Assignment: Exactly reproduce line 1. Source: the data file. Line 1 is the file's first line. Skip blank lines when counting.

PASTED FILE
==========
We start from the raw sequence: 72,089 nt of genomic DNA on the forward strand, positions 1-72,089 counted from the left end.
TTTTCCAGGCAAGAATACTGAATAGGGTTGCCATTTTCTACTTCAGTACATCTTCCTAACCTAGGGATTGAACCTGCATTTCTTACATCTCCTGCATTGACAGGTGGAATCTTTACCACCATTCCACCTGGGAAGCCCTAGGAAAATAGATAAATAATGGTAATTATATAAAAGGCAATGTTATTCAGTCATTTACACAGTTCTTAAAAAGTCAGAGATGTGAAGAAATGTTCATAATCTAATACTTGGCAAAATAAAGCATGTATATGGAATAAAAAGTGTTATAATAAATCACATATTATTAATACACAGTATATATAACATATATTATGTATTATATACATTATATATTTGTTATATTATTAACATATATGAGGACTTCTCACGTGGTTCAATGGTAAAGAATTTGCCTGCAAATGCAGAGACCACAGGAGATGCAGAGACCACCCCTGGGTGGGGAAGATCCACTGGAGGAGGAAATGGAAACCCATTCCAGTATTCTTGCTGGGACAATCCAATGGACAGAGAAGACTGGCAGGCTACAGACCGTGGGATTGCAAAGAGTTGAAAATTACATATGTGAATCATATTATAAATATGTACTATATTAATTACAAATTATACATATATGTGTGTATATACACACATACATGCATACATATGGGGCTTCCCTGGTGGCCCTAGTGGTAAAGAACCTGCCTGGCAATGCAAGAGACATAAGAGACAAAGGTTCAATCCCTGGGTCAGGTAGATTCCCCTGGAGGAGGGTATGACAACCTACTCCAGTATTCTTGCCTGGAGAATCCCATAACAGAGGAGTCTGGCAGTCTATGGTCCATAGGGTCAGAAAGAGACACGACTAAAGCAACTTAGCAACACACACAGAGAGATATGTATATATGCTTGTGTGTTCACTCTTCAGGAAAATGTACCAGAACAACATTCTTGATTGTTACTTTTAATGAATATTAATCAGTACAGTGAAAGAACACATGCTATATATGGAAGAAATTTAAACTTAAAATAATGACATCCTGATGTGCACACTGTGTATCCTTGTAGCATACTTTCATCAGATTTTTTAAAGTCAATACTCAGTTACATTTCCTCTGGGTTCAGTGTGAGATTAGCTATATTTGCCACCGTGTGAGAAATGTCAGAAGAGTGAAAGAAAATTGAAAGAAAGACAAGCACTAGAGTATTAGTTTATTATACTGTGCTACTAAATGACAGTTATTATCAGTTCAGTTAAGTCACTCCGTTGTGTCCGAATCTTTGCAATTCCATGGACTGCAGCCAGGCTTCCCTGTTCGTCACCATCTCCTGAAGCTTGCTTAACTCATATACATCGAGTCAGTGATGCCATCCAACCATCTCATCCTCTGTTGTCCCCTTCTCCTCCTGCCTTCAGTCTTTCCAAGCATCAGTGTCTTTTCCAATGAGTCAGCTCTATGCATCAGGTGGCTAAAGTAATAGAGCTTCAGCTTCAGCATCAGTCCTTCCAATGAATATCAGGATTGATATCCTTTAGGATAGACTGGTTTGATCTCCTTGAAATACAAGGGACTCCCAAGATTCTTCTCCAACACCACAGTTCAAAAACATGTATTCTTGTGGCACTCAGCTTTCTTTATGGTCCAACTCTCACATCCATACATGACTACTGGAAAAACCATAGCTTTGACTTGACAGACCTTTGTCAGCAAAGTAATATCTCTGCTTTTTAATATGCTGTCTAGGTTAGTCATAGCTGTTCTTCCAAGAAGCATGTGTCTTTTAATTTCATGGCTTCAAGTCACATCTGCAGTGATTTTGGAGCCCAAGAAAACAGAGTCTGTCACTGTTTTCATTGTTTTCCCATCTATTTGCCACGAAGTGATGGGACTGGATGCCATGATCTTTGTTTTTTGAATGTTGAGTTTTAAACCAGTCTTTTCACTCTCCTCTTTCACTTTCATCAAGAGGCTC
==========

We start from the raw sequence: 72,089 nt of genomic DNA on the forward strand, positions 1-72,089 counted from the left end.